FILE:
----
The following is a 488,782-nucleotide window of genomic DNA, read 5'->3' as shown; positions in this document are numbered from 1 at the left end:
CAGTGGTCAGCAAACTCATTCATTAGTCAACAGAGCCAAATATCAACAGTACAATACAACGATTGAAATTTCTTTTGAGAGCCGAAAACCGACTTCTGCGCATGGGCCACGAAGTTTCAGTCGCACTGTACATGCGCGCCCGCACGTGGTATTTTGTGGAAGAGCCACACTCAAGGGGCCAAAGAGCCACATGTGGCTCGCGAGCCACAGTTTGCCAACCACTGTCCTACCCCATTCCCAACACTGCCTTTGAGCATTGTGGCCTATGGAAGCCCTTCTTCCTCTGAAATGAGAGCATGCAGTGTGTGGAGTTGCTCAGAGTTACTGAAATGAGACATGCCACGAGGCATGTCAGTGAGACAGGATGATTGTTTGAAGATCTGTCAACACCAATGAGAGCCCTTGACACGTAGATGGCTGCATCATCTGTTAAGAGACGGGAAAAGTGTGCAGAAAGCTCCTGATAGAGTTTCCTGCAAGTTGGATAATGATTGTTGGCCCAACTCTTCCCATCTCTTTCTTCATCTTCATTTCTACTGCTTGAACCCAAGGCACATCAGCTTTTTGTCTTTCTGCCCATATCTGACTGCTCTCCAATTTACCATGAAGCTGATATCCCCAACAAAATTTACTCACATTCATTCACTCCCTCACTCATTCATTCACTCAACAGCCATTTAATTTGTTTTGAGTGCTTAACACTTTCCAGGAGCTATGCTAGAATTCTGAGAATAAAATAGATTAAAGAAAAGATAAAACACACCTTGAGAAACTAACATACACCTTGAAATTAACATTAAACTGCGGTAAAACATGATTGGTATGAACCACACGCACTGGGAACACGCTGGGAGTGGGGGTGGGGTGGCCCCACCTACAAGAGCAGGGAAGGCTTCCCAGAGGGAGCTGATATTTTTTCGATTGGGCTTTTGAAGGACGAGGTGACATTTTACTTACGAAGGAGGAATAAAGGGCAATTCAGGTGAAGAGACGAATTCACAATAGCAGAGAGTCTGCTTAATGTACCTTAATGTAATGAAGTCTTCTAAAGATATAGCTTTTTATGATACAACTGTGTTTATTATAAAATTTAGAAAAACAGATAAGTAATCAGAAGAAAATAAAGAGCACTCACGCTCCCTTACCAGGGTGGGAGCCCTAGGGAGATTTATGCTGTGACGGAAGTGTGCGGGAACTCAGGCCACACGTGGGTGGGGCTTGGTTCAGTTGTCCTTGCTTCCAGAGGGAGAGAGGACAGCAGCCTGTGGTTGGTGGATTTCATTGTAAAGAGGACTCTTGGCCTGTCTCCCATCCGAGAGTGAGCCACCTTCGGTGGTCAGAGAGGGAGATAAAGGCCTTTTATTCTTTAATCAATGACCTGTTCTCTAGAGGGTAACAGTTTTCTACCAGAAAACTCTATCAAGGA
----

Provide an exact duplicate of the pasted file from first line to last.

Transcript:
The following is a 488,782-nucleotide window of genomic DNA, read 5'->3' as shown; positions in this document are numbered from 1 at the left end:
CAGTGGTCAGCAAACTCATTCATTAGTCAACAGAGCCAAATATCAACAGTACAATACAACGATTGAAATTTCTTTTGAGAGCCGAAAACCGACTTCTGCGCATGGGCCACGAAGTTTCAGTCGCACTGTACATGCGCGCCCGCACGTGGTATTTTGTGGAAGAGCCACACTCAAGGGGCCAAAGAGCCACATGTGGCTCGCGAGCCACAGTTTGCCAACCACTGTCCTACCCCATTCCCAACACTGCCTTTGAGCATTGTGGCCTATGGAAGCCCTTCTTCCTCTGAAATGAGAGCATGCAGTGTGTGGAGTTGCTCAGAGTTACTGAAATGAGACATGCCACGAGGCATGTCAGTGAGACAGGATGATTGTTTGAAGATCTGTCAACACCAATGAGAGCCCTTGACACGTAGATGGCTGCATCATCTGTTAAGAGACGGGAAAAGTGTGCAGAAAGCTCCTGATAGAGTTTCCTGCAAGTTGGATAATGATTGTTGGCCCAACTCTTCCCATCTCTTTCTTCATCTTCATTTCTACTGCTTGAACCCAAGGCACATCAGCTTTTTGTCTTTCTGCCCATATCTGACTGCTCTCCAATTTACCATGAAGCTGATATCCCCAACAAAATTTACTCACATTCATTCACTCCCTCACTCATTCATTCACTCAACAGCCATTTAATTTGTTTTGAGTGCTTAACACTTTCCAGGAGCTATGCTAGAATTCTGAGAATAAAATAGATTAAAGAAAAGATAAAACACACCTTGAGAAACTAACATACACCTTGAAATTAACATTAAACTGCGGTAAAACATGATTGGTATGAACCACACGCACTGGGAACACGCTGGGAGTGGGGGTGGGGTGGCCCCACCTACAAGAGCAGGGAAGGCTTCCCAGAGGGAGCTGATATTTTTTCGATTGGGCTTTTGAAGGACGAGGTGACATTTTACTTACGAAGGAGGAATAAAGGGCAATTCAGGTGAAGAGACGAATTCACAATAGCAGAGAGTCTGCTTAATGTACCTTAATGTAATGAAGTCTTCTAAAGATATAGCTTTTTATGATACAACTGTGTTTATTATAAAATTTAGAAAAACAGATAAGTAATCAGAAGAAAATAAAGAGCACTCACGCTCCCTTACCAGGGTGGGAGCCCTAGGGAGATTTATGCTGTGACGGAAGTGTGCGGGAACTCAGGCCACACGTGGGTGGGGCTTGGTTCAGTTGTCCTTGCTTCCAGAGGGAGAGAGGACAGCAGCCTGTGGTTGGTGGATTTCATTGTAAAGAGGACTCTTGGCCTGTCTCCCATCCGAGAGTGAGCCACCTTCGGTGGTCAGAGAGGGAGATAAAGGCCTTTTATTCTTTAATCAATGACCTGTTCTCTAGAGGGTAACAGTTTTCTACCAGAAAACTCTATCAAGGA